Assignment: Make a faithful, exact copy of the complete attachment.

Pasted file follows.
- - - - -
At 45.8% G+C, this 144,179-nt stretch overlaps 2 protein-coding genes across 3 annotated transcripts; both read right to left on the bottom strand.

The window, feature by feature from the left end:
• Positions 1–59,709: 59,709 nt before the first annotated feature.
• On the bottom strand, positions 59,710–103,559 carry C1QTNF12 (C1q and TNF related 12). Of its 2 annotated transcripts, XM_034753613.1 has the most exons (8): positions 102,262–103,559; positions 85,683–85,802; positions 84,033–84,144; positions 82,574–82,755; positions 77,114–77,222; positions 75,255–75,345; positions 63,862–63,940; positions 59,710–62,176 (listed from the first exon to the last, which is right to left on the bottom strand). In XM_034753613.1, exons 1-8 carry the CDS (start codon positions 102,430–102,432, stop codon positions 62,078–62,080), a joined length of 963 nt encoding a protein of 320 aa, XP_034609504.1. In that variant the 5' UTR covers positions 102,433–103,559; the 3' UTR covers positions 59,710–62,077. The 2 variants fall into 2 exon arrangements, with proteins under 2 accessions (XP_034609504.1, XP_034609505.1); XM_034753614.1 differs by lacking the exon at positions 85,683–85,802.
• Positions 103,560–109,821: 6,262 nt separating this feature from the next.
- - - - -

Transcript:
At 45.8% G+C, this 144,179-nt stretch overlaps 2 protein-coding genes across 3 annotated transcripts; both read right to left on the bottom strand.

The window, feature by feature from the left end:
• Positions 1–59,709: 59,709 nt before the first annotated feature.
• On the bottom strand, positions 59,710–103,559 carry C1QTNF12 (C1q and TNF related 12). Of its 2 annotated transcripts, XM_034753613.1 has the most exons (8): positions 102,262–103,559; positions 85,683–85,802; positions 84,033–84,144; positions 82,574–82,755; positions 77,114–77,222; positions 75,255–75,345; positions 63,862–63,940; positions 59,710–62,176 (listed from the first exon to the last, which is right to left on the bottom strand). In XM_034753613.1, exons 1-8 carry the CDS (start codon positions 102,430–102,432, stop codon positions 62,078–62,080), a joined length of 963 nt encoding a protein of 320 aa, XP_034609504.1. In that variant the 5' UTR covers positions 102,433–103,559; the 3' UTR covers positions 59,710–62,077. The 2 variants fall into 2 exon arrangements, with proteins under 2 accessions (XP_034609504.1, XP_034609505.1); XM_034753614.1 differs by lacking the exon at positions 85,683–85,802.
• Positions 103,560–109,821: 6,262 nt separating this feature from the next.